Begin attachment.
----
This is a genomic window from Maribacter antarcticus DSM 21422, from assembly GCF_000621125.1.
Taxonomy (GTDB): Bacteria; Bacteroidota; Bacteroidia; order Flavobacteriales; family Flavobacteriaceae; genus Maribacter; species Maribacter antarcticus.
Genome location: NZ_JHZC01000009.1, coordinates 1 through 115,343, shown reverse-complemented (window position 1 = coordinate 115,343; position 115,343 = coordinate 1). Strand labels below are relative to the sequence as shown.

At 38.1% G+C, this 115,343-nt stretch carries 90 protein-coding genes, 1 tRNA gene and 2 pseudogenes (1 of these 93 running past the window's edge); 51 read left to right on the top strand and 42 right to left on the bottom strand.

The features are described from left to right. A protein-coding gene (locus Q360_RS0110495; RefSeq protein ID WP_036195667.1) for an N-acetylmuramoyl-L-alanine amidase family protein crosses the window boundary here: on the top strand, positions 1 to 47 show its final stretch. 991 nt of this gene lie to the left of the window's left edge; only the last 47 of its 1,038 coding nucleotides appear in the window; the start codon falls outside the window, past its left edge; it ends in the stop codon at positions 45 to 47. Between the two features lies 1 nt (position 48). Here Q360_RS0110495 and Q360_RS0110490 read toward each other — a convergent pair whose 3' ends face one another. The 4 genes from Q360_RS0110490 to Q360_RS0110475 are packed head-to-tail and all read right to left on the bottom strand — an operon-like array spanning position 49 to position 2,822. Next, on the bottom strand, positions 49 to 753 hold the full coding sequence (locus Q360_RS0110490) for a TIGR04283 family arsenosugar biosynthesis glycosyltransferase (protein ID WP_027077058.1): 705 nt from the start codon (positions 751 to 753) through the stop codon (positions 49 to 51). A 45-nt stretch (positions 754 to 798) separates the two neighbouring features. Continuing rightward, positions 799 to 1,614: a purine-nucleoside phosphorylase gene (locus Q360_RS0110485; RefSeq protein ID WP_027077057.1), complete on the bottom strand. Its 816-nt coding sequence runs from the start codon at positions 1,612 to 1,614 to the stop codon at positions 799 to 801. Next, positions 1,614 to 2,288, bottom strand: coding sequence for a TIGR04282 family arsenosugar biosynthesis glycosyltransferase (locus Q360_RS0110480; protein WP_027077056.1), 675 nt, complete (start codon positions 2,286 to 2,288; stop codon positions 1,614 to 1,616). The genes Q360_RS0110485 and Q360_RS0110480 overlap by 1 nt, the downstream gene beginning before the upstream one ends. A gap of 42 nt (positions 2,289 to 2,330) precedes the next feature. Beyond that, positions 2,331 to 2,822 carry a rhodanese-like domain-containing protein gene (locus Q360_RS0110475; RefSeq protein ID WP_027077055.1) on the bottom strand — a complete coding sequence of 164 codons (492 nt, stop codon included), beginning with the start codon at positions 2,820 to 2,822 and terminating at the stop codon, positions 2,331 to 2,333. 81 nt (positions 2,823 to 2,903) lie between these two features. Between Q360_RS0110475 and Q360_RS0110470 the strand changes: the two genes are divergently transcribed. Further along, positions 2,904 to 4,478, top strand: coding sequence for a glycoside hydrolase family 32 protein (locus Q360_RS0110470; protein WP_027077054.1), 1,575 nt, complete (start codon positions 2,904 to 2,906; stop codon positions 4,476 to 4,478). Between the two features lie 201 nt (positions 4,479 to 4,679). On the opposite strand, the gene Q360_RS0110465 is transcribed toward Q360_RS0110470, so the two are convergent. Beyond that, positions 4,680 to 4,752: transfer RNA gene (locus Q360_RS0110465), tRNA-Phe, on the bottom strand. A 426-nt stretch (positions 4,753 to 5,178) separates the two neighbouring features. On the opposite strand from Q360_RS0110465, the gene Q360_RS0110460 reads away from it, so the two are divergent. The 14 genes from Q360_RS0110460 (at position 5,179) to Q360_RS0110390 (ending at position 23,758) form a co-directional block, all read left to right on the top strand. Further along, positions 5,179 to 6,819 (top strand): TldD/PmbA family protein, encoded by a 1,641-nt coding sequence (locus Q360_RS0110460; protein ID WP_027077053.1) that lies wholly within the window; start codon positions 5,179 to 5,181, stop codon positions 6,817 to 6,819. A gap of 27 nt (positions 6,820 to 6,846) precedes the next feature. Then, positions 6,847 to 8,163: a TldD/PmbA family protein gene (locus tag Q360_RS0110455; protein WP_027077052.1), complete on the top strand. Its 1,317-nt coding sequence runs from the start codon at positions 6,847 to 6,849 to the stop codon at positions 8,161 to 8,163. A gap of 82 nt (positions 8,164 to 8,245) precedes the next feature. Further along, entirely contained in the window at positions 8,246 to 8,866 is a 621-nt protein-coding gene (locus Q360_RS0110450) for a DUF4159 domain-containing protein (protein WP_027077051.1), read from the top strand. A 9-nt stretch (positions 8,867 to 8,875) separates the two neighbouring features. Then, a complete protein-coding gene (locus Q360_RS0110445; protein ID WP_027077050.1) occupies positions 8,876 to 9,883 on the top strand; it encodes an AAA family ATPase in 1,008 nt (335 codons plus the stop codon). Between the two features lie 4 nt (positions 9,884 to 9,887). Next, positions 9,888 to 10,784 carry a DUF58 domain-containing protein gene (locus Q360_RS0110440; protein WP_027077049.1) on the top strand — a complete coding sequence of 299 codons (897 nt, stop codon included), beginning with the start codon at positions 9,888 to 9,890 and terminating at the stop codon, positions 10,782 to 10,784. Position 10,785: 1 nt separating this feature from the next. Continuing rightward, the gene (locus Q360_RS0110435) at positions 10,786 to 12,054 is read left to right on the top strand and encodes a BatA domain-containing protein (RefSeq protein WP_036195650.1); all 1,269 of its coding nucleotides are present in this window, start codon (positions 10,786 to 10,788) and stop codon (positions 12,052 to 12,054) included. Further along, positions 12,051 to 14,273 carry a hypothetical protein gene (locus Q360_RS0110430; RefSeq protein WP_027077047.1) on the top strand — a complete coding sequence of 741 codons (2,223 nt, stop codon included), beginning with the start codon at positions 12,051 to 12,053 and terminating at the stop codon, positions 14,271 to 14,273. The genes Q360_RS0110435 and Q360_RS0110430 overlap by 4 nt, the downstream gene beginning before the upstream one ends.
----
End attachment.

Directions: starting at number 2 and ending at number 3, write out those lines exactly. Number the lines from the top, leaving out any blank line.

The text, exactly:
Taxonomy (GTDB): Bacteria; Bacteroidota; Bacteroidia; order Flavobacteriales; family Flavobacteriaceae; genus Maribacter; species Maribacter antarcticus.
Genome location: NZ_JHZC01000009.1, coordinates 1 through 115,343, shown reverse-complemented (window position 1 = coordinate 115,343; position 115,343 = coordinate 1). Strand labels below are relative to the sequence as shown.